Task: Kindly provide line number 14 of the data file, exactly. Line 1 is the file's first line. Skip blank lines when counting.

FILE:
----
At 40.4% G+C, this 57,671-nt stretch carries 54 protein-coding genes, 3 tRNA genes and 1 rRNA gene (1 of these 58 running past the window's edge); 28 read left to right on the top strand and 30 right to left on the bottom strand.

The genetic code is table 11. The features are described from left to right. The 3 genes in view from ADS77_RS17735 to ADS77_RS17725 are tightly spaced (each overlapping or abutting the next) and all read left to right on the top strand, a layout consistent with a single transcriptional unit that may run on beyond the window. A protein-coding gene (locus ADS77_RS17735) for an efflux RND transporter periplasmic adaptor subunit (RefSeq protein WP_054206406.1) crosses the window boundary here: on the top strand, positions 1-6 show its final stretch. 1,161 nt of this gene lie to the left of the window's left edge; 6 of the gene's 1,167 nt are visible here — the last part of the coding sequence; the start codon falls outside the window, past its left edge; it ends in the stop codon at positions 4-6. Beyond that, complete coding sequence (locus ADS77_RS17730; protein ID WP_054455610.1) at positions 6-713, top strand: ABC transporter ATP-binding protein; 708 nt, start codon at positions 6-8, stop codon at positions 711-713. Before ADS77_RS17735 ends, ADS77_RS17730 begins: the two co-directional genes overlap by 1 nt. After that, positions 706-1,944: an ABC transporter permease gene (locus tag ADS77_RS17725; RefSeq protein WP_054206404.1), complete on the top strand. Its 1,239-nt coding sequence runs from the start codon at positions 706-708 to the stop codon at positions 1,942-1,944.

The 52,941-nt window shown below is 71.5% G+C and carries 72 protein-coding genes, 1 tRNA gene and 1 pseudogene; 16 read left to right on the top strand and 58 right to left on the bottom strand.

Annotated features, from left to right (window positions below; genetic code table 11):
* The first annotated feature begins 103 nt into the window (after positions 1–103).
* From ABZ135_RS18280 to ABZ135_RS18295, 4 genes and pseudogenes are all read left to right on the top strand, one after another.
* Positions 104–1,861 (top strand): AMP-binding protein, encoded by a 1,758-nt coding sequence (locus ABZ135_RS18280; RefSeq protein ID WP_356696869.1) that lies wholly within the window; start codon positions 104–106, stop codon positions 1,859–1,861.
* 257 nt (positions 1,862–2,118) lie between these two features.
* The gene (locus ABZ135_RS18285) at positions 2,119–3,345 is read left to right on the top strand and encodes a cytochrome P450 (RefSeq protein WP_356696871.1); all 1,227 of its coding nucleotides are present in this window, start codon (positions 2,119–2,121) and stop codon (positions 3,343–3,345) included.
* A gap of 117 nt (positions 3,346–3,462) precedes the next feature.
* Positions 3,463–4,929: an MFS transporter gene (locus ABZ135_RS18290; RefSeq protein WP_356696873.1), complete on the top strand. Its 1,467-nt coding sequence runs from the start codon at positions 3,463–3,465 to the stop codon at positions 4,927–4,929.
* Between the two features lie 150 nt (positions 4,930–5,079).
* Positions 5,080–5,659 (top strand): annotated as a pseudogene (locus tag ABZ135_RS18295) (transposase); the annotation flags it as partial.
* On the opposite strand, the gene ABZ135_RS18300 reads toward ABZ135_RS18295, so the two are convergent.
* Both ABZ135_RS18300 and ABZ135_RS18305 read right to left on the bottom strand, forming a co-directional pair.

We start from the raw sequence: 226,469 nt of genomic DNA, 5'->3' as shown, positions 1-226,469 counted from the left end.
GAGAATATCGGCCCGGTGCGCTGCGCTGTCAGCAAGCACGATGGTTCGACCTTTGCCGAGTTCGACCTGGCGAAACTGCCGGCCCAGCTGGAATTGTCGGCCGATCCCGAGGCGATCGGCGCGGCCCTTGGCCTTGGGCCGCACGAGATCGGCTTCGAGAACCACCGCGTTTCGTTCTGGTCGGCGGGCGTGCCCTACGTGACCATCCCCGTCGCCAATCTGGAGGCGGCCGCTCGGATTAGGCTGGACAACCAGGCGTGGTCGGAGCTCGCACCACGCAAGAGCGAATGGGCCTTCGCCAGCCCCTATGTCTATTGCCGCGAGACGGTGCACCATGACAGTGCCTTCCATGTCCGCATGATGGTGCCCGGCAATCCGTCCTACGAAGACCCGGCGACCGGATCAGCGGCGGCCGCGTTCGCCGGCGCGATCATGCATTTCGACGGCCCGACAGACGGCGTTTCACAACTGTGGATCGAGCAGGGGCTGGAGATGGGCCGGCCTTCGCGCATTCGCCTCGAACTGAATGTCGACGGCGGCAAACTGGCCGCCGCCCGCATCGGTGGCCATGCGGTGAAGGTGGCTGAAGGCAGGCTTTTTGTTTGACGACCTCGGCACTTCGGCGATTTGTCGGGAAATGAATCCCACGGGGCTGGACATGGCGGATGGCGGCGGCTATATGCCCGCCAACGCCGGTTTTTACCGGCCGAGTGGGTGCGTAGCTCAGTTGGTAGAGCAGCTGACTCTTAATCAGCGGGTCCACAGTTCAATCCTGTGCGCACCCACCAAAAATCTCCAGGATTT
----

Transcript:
* On the opposite strand, the gene ABZ135_RS18300 reads toward ABZ135_RS18295, so the two are convergent.